New York (PIX11) – Somebody who is born one gender, but lives their life as another has been hard-pressed to get that status changed legally in New York. Until now, that is.
Thanks to a directive by Gov. Andrew Cuomo, the state has now eased its requirements for changing gender status. Despite the change, however, some people in the transgender community are critical of an irony related to it: the change doesn’t apply to the city, which has what is probably the largest transgender community in the country: New York City.
With Pride Week just two weeks away, Cuomo signed an order changing the procedure required by a state agency for changing gender assignment on birth certificates. Before, a person had to have documentary proof of having undergone sexual reassignment surgery. Under the new order, an applicant has to produce a medical affidavit showing clinical treatment, a simpler requirement to fulfill.
“I’m glad it started now rather than waiting another day,” said Owen Meehan, a transgender NewYorker. “Better now than never, and better now than later.”
Meehan was among a group of lesbian, gay, bisexual and transgender, or LGBT New Yorkers who spoke with PIX11 News outside the LGBT Center in the West Village. They said that they welcome the change. Ironically, however, the change does not apply to them.
“This [city] should be one of the leading places,” said Elijah Rivera, regarding the significant exemptions to the governor’s order.
“While it pleases us that the governor has done this,” said Melissa Sklarz, director of the New York Transgender Rights Organization, or NYTRO, “we’re working with the mayor and members of the city council to get the same thing done in New York City.”
Sklarz said that her organization has lobbied the city and state for at least 14 years to try and achieve this change. She said that once it became apparent that the Bloomberg Administration would not change its gender assignation policy, her group and allied organizations tried to secure a change at the state level.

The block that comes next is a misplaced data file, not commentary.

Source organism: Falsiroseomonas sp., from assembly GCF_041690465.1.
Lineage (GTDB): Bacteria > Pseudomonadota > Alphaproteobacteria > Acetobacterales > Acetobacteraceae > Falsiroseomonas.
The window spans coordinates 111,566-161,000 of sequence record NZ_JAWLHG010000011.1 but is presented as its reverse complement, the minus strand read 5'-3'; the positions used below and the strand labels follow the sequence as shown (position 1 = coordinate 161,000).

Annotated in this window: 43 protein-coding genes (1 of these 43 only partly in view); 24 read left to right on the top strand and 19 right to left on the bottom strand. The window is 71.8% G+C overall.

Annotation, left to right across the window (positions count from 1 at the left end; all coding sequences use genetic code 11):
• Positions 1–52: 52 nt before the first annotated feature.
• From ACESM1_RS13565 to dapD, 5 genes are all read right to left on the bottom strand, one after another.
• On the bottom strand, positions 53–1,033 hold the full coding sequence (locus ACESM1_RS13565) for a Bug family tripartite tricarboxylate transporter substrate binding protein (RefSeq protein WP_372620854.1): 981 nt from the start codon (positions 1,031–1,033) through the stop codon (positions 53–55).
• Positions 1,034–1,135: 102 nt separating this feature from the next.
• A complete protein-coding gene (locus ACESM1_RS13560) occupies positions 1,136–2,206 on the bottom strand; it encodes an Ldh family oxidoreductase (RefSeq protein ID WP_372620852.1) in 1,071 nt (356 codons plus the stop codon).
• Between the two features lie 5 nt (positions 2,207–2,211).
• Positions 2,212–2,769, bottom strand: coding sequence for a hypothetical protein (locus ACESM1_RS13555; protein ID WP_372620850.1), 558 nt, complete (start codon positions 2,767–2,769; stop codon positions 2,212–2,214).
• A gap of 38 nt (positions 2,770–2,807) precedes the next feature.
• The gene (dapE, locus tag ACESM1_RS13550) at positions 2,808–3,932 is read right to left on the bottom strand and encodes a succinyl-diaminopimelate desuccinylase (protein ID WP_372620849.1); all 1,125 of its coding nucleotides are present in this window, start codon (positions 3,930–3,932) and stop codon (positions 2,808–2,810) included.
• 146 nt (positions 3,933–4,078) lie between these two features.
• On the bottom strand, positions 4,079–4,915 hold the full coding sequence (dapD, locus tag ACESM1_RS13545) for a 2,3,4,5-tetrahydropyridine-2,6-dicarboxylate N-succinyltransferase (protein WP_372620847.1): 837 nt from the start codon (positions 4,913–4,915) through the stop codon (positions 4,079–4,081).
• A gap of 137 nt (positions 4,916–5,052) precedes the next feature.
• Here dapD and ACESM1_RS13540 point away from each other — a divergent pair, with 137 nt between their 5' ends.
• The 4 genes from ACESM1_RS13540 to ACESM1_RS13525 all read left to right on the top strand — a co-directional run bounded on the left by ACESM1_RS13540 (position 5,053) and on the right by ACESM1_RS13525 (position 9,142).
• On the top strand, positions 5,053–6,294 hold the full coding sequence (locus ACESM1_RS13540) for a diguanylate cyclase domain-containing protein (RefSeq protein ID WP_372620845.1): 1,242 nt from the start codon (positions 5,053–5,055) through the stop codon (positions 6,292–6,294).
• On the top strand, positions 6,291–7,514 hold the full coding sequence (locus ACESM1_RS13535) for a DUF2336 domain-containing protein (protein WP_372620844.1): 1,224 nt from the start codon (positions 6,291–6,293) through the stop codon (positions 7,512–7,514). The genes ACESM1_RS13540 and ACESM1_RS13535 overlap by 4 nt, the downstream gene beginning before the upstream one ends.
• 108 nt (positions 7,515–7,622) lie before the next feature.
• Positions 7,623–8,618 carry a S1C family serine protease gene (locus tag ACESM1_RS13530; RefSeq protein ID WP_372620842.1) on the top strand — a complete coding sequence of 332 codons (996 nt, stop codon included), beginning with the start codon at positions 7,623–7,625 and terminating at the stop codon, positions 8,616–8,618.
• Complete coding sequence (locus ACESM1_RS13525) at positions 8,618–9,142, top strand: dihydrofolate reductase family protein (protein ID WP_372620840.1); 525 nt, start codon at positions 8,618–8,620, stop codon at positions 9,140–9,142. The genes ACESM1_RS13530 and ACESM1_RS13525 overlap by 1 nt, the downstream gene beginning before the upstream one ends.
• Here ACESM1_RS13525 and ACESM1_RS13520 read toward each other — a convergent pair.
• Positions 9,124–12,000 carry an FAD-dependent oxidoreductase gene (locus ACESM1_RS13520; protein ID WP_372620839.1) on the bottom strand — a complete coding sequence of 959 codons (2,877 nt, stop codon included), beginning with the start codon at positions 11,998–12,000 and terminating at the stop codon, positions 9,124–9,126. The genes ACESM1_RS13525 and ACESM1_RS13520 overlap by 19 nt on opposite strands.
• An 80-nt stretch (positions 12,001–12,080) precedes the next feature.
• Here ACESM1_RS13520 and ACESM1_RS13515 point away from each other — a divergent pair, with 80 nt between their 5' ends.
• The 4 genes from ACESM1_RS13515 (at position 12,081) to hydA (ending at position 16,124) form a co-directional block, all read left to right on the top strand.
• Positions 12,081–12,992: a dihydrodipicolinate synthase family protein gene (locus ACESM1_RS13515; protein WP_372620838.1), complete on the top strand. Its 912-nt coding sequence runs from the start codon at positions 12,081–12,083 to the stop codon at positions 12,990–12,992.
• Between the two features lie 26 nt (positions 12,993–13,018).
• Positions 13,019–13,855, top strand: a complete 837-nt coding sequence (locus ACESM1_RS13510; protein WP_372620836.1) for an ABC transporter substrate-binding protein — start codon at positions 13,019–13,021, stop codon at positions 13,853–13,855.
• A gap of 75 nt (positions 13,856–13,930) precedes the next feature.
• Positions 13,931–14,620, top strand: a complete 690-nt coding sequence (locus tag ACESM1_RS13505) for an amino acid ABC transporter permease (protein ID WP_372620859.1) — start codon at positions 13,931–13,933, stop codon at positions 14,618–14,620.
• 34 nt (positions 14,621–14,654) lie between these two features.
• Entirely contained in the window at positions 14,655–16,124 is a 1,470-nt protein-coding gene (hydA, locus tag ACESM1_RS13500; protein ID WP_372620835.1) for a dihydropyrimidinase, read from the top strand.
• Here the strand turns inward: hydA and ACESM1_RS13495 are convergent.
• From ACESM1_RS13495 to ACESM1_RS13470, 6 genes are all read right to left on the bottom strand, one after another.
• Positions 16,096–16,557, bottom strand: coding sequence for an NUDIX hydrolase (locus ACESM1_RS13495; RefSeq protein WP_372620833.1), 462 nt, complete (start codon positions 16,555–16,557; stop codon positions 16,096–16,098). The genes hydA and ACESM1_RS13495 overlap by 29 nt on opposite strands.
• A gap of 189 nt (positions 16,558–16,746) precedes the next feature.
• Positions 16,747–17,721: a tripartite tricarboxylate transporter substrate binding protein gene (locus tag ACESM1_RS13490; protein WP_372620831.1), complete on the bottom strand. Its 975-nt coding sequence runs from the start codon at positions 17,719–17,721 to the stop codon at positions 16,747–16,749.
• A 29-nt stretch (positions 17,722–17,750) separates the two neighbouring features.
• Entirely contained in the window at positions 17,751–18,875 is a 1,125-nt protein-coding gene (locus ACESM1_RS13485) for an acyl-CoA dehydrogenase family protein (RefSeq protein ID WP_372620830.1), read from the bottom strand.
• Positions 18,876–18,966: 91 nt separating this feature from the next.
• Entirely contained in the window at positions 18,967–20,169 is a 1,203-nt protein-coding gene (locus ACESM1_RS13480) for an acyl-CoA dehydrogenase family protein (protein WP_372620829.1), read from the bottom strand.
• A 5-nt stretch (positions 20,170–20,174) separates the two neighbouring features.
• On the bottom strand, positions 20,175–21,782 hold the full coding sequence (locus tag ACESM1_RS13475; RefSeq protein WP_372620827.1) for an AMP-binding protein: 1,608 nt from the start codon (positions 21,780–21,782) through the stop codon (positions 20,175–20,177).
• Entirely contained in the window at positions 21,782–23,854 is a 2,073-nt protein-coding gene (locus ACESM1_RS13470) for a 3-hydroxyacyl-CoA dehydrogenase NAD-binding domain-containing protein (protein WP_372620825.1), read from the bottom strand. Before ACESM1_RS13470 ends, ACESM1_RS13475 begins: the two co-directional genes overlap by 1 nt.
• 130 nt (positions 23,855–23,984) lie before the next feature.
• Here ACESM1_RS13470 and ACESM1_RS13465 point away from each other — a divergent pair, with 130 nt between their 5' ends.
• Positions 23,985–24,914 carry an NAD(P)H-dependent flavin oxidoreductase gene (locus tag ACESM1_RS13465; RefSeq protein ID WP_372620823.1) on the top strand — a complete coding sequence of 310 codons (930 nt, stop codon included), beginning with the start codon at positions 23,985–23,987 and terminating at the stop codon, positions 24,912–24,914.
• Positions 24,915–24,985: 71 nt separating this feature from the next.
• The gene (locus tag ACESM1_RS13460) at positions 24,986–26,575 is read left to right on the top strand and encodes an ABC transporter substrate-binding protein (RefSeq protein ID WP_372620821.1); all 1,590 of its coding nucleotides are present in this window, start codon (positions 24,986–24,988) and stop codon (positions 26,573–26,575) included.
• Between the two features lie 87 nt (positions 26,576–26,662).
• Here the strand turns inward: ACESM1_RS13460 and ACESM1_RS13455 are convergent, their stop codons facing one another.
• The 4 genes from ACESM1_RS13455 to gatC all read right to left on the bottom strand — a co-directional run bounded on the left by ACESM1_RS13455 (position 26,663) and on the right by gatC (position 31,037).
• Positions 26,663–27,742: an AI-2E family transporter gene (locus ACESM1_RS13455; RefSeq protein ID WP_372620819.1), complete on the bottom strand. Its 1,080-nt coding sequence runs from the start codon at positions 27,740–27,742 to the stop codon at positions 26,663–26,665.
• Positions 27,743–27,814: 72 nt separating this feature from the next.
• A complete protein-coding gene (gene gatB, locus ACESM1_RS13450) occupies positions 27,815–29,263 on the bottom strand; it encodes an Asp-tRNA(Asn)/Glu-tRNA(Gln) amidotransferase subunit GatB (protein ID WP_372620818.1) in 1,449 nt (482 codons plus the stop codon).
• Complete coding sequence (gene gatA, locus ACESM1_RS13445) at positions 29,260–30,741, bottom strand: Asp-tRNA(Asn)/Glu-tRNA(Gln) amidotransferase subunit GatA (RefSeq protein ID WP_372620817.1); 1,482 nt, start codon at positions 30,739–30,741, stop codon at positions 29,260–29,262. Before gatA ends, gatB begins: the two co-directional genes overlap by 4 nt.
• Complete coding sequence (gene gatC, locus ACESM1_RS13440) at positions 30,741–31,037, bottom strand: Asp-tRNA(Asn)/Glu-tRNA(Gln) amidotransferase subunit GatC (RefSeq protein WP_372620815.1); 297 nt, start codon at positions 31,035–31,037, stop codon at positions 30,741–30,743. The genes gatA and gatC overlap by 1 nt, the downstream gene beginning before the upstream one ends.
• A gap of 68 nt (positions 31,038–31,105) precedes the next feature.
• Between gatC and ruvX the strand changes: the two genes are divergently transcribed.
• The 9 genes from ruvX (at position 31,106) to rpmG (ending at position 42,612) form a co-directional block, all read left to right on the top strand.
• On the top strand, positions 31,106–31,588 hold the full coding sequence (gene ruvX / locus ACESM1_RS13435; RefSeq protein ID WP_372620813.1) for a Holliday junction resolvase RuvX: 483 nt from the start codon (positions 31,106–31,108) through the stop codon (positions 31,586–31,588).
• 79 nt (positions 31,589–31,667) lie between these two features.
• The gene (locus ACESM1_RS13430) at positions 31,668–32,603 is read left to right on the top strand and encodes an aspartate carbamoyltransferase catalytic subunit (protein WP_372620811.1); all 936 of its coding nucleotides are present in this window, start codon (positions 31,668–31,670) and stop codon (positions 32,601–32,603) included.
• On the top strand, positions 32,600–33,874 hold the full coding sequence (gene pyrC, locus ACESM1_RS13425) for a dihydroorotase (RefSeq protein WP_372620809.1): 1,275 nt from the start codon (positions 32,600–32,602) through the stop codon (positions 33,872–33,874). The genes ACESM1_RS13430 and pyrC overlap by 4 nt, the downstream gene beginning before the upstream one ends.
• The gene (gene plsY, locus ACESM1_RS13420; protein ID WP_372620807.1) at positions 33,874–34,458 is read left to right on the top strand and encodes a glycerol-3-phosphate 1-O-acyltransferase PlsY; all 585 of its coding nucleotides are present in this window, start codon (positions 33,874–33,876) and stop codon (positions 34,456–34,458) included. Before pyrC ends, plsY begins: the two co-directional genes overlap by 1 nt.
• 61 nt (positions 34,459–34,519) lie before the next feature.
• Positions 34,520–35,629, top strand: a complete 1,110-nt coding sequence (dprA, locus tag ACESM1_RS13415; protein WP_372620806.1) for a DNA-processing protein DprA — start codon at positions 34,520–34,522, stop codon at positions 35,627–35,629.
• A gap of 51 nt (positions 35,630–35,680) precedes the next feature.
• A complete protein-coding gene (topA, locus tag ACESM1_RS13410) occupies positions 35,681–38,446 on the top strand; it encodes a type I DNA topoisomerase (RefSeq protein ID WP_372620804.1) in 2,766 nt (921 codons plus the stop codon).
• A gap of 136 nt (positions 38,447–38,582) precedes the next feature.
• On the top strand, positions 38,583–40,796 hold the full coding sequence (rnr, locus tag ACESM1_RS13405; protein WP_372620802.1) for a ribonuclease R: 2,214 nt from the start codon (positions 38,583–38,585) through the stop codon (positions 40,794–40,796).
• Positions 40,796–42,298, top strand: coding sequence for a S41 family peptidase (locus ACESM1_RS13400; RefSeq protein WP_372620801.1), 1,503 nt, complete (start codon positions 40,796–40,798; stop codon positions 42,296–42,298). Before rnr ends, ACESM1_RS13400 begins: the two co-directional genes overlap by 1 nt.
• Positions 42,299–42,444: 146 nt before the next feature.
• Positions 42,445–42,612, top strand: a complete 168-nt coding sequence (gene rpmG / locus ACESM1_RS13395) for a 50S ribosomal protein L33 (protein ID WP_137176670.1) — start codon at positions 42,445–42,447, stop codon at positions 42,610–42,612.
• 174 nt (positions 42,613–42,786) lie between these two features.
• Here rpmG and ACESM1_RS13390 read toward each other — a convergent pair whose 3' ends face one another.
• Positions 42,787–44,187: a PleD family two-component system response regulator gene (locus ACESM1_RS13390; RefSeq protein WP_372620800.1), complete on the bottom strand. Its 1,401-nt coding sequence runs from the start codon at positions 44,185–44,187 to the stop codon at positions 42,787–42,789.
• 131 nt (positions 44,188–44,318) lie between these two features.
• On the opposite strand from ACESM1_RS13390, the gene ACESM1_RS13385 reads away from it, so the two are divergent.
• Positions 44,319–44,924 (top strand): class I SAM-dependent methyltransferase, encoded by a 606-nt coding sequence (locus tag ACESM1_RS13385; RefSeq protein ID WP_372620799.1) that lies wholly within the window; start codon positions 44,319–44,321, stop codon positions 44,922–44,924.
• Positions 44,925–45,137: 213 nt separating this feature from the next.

Now that that’s happened, advocates for the change are reacting positively.
“It’s important for people to get jobs,” said Teri Norville, “and it’s self-affirming.” And changing official gender assignment is not as easy to do in the city, where Norville was interviewed, as it is just a few unincorporated miles outside of the city.
However, for people who want the change to be easier, there may be reason to be hopeful, according to Sklarz. She sees her longstanding efforts to ease birth certificate alteration rules paying off soon.
“We were hoping it would be ready for Gay Pride [Week] at the end of June,” said Sklarz, adding that that deadline will not be met. However, she added, “we’re very hopeful to have it happen for the end of the year.”
Not everybody approves of the change, she pointed out, but now that it has the governor’s signature, and is handled through a state agency that does not require legislative approval, it’s the law of the land. As she mentioned, she anticipates it becoming part of the city code this year. Rochester, she said, has already adopted this and other pro-transgender measures.
New York now joins California, Oregon, Vermont, Washington, DC, and Washington State in no longer requiring gender reassignment surgery to change gender status on a birth certificate.